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article imageCanada's household debt climbs amid stagnant incomes

By Andrew Moran     Dec 13, 2011 in Business
Ottawa - Canadian households are drowning in debt. According to a new report released Tuesday, Canada's household debt has reached a record high in part to stagnant income and individuals taking on more debt.
On Monday, head of the Bank of Canada, Mark Carney, reiterated his worries on household debt. Carney said during a speech in Toronto that “debt-fuelled” consumer spending must be replaced with businesses investing in emerging markets.
One day later, Statistics Canada released a report on the third quarter of the year, which highlights increased household debt. According to the new report, the ratio of debt to personal disposable income – the measurement of a consumer’s position – is 152.98 percent, up from 150.57 percent last quarter.
Much of Canada’s consumer debt stems from stagnant income and those piling on debt. Debt burdens have exceeded the levels in the United States and the United Kingdom. Mortgage credit rose to $1 trillion, while consumer debt increased to $448 billion.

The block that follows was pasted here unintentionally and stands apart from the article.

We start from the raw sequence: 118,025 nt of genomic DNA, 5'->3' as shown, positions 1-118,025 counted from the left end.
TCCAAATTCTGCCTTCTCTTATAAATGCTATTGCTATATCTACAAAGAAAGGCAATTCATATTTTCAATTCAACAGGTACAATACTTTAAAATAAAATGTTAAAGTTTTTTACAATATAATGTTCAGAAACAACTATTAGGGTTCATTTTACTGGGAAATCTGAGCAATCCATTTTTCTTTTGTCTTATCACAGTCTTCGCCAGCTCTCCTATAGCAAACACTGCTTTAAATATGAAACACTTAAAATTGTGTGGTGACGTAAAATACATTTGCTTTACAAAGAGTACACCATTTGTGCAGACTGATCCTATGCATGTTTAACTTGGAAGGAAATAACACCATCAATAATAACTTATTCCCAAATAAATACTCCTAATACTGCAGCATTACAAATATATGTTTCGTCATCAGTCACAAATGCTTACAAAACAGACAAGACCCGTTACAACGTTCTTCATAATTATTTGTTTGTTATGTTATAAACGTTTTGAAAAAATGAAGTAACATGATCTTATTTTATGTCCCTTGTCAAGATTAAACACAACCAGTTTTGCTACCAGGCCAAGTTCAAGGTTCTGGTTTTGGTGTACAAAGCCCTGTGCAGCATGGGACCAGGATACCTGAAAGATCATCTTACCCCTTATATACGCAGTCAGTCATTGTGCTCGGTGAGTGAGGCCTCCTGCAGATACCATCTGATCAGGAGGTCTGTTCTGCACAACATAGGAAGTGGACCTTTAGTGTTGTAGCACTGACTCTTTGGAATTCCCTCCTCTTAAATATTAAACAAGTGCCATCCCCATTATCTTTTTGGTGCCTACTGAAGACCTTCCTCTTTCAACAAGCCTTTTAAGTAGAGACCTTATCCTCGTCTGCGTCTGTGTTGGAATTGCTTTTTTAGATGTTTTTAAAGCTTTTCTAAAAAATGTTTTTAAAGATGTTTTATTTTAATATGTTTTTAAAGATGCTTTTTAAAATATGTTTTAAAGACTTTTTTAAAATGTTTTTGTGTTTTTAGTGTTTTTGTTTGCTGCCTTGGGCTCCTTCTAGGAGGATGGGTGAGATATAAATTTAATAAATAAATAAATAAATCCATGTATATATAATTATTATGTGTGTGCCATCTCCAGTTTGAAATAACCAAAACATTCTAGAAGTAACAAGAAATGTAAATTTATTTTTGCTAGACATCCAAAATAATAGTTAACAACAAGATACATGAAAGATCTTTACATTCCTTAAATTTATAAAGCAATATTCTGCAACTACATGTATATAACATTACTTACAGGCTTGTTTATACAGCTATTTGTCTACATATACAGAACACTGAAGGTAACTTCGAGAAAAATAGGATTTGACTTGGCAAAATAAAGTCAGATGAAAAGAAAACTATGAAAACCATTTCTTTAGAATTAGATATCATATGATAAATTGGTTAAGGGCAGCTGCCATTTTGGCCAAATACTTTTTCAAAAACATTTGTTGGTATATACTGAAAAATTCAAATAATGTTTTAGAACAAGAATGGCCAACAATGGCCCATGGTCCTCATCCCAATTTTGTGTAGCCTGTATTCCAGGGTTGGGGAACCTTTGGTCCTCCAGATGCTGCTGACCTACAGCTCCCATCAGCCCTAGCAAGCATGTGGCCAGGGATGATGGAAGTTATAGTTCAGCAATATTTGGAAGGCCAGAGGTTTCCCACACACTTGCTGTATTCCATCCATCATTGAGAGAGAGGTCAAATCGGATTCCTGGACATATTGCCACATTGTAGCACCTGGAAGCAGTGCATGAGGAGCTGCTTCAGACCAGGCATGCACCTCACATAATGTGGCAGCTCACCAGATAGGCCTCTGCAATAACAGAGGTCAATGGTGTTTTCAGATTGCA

Furthermore, the report suggested that household net worth in the third quarter declined by 2.1 percent, which is the second straight decrease. Per capita household stands at $180,100, down from $184,700.
“National net worth increased 1.0% to $6.5 trillion in the third quarter, a slower pace than in the second quarter,” the report noted. “On a per capita basis, national net worth rose to $189,100 in the third quarter, up from $187,900 in the previous quarter.”
Overall government net debt is up to $795 billion from $772 billion in the second quarter. Meanwhile, the ratio of government debt to gross domestic product was up from 46.3 percent in the last quarter to 46.9 percent in the third.
“Provincial bonds were the primary contributor to the increase in total government debt in the third quarter, augmented by higher levels of federal bonds and short-term paper,” said the statistics agency in the report.
This report comes as a new study suggests that the employment climate is set to receive a boost. A Manpower survey shows that job conditions could improve, despite a weaker consumer base and business confidence.
More about Canada, household debt, Income, Statistics canada, Mark Carney
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